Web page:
But, Madhav, isn't it the case that the Prātiśākhyas (e.g., Ṛkpr. 8.22 and 17.14) recognize that in Vedic hymns y and v must often be pronounced i and u?  Isn't indeed the Taittirīya convention of writing, e.g., suvar an explicit acknowledgement that it is dissyllabic, despite the convention elsewhere (where, nevertheless, a dissyllabic pronunciation might tacitly be acknowledged -- albeit this is a special case, a fixed form in TS.

Tim

Timothy Lubin
Professor of Religion and Adjunct Professor of Law
Washington and Lee University
Lexington, Virginia 24450

http://home.wlu.edu/~lubint
http://wlu.academia.edu/TimothyLubin
https://twitter.com/TimothyLubin
ḷ

From: Madhav Deshpande <mmdesh at umich.edu<mailto:mmdesh at umich.edu>>
Date: Monday, January 12, 2015 6:43 PM
To: Dipak Bhattacharya <dipak.d2004 at gmail.com<mailto:dipak.d2004 at gmail.com>>
Cc: Indology <indology at list.indology.info<mailto:indology at list.indology.info>>
Subject: Re: [INDOLOGY] Metrically restored Rgveda and traditional recitation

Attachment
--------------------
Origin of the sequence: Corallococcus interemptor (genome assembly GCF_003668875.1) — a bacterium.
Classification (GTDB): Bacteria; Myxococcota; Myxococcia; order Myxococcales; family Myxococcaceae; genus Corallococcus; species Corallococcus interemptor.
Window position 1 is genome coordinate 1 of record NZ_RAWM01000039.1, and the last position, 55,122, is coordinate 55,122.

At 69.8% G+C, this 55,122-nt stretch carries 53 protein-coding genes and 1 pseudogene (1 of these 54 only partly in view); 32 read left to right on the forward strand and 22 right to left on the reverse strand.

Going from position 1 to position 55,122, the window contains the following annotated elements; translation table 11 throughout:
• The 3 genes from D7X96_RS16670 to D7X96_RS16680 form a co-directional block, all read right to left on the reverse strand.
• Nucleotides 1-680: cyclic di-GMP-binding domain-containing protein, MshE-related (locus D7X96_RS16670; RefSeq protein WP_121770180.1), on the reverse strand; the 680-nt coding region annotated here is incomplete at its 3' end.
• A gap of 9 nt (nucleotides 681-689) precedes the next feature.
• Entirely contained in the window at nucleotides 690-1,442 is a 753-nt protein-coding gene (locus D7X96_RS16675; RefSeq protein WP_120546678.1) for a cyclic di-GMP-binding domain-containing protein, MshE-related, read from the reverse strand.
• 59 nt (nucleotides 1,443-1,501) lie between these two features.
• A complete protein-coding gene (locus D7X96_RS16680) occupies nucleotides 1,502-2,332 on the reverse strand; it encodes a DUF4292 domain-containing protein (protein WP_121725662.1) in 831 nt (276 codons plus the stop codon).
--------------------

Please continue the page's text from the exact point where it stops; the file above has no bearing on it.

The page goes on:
It is not clear how much the tradition was bothered by metrical inconsistencies.  There is an interesting passage in the Aitareya Brāhmana that says: na vā ekenākṣareṇa chandāṃsi viyanti na dvābhyām.  Even by a deviation of up to  two syllables, the tradition did not consider the meter to be violated.  The text titled Vedavicāra (19th century) that I am editing and translating cites this passages and extends it further: ekena dvābhyām ity upalakṣaṇam, tasmād akṣaranyūnādhikabhāvena chandāṃsi nānyathā bhavanti.  Thus, it seems to be that "metrically restored RV" is a purely modern creation.  If the Brāhmaṇa texts were not bothered by deviations of meters up to two syllables, can we be so certain that the authors of the Vedic hymns were so bothered.  There is a possibility that "metrically restoring texts" could be something like a modern hyper-correction.  Modern reciters of the Vedas that I am familiar with do not seem to worry about reciting a metrically correct text.  While they seem to show interest in reciting the various Pāṭhas and their permutations, I am not at all certain that they are scanning the recited text for metrical deviations.